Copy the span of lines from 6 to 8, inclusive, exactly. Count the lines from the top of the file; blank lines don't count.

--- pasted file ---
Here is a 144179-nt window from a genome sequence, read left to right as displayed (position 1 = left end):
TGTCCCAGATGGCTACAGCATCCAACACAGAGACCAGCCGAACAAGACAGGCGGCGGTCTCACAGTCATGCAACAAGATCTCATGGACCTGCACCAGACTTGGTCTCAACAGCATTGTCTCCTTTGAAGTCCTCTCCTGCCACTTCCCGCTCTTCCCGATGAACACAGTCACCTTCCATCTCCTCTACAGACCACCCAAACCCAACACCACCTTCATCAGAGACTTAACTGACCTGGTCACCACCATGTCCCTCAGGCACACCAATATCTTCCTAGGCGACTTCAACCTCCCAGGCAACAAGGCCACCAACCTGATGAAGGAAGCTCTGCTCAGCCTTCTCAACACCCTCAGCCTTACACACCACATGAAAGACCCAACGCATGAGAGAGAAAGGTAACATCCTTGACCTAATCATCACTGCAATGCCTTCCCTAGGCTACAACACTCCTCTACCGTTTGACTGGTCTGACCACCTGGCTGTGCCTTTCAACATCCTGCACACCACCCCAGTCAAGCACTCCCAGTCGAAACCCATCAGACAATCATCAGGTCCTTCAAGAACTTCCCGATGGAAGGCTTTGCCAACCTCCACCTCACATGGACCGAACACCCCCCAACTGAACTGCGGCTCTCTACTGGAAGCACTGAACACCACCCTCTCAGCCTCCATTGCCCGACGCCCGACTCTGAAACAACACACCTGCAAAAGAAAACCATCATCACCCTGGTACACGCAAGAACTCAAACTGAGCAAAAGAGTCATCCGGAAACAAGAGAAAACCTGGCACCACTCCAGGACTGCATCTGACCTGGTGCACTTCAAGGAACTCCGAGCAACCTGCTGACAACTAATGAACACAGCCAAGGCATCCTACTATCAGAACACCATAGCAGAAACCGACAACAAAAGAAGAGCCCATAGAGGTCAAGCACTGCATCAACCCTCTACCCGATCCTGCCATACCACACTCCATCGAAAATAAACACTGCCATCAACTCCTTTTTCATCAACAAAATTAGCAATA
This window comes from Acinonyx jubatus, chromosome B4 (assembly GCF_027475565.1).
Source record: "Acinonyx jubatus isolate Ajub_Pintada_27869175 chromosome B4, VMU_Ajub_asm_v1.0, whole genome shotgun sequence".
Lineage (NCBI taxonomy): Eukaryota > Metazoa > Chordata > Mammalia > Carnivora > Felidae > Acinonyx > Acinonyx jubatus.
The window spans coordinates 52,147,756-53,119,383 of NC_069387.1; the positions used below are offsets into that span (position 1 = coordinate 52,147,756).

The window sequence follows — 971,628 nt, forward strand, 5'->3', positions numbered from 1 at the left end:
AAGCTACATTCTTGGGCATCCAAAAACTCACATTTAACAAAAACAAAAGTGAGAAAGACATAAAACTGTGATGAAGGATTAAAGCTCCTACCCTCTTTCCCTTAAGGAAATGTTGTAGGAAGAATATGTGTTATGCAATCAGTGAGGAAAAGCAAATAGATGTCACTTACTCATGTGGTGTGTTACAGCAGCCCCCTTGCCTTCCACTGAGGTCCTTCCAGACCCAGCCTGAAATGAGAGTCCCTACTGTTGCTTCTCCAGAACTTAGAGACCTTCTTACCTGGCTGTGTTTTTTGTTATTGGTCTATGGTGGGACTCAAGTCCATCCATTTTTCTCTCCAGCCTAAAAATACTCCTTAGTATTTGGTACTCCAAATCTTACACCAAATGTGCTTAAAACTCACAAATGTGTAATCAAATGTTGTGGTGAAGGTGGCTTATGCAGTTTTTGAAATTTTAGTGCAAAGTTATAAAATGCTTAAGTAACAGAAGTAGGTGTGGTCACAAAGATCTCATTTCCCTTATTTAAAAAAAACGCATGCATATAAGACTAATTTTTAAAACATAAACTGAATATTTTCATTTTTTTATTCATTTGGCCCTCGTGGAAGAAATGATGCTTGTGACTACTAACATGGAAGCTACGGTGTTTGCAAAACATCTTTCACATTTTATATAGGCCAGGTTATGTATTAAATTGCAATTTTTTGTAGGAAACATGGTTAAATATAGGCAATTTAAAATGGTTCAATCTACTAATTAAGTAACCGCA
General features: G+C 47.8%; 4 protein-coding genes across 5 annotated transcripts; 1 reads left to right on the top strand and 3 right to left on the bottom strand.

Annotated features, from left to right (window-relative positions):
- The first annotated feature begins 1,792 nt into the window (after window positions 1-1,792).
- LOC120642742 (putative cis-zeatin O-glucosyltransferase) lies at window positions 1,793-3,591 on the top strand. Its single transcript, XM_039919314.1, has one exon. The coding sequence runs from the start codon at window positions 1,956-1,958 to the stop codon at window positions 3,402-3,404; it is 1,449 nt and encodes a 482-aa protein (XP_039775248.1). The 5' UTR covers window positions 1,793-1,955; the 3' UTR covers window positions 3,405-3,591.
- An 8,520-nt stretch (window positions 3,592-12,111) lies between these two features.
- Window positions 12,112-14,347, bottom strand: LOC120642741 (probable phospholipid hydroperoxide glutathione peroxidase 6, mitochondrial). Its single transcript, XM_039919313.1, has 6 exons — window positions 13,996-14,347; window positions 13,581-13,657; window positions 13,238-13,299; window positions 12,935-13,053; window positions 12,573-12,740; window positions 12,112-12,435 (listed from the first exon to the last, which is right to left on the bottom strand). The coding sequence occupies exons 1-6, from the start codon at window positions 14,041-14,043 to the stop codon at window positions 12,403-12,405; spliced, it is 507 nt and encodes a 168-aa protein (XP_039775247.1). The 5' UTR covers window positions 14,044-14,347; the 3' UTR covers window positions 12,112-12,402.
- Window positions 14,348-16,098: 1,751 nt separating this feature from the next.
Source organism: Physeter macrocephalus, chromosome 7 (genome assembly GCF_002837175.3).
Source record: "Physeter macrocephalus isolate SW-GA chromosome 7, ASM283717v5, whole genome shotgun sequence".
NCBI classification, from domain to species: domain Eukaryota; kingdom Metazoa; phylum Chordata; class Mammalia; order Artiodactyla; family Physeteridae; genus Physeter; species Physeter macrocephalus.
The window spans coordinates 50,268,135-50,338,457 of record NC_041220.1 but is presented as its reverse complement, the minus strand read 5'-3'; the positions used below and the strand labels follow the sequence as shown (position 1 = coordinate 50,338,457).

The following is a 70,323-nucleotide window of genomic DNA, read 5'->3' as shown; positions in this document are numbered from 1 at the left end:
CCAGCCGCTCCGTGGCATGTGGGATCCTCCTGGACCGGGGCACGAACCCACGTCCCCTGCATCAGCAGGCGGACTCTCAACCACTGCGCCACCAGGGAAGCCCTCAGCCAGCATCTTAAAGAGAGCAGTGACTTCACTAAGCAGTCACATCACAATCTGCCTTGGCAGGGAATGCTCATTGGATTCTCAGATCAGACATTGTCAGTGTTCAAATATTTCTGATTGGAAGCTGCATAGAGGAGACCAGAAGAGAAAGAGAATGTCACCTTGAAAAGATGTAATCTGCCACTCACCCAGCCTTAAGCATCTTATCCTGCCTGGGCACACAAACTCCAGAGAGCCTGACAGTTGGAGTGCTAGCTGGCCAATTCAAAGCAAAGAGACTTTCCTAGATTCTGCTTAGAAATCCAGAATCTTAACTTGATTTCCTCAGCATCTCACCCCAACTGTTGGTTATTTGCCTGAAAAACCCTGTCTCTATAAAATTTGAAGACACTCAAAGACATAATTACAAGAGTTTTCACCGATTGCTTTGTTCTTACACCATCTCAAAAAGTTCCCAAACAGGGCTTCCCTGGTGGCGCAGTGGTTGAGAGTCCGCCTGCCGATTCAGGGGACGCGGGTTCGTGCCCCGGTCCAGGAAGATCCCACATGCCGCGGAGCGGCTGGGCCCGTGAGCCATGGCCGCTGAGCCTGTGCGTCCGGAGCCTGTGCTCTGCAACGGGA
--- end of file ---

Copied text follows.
The window spans coordinates 52,147,756-53,119,383 of NC_069387.1; the positions used below are offsets into that span (position 1 = coordinate 52,147,756).

The window sequence follows — 971,628 nt, forward strand, 5'->3', positions numbered from 1 at the left end:
AAGCTACATTCTTGGGCATCCAAAAACTCACATTTAACAAAAACAAAAGTGAGAAAGACATAAAACTGTGATGAAGGATTAAAGCTCCTACCCTCTTTCCCTTAAGGAAATGTTGTAGGAAGAATATGTGTTATGCAATCAGTGAGGAAAAGCAAATAGATGTCACTTACTCATGTGGTGTGTTACAGCAGCCCCCTTGCCTTCCACTGAGGTCCTTCCAGACCCAGCCTGAAATGAGAGTCCCTACTGTTGCTTCTCCAGAACTTAGAGACCTTCTTACCTGGCTGTGTTTTTTGTTATTGGTCTATGGTGGGACTCAAGTCCATCCATTTTTCTCTCCAGCCTAAAAATACTCCTTAGTATTTGGTACTCCAAATCTTACACCAAATGTGCTTAAAACTCACAAATGTGTAATCAAATGTTGTGGTGAAGGTGGCTTATGCAGTTTTTGAAATTTTAGTGCAAAGTTATAAAATGCTTAAGTAACAGAAGTAGGTGTGGTCACAAAGATCTCATTTCCCTTATTTAAAAAAAACGCATGCATATAAGACTAATTTTTAAAACATAAACTGAATATTTTCATTTTTTTATTCATTTGGCCCTCGTGGAAGAAATGATGCTTGTGACTACTAACATGGAAGCTACGGTGTTTGCAAAACATCTTTCACATTTTATATAGGCCAGGTTATGTATTAAATTGCAATTTTTTGTAGGAAACATGGTTAAATATAGGCAATTTAAAATGGTTCAATCTACTAATTAAGTAACCGCA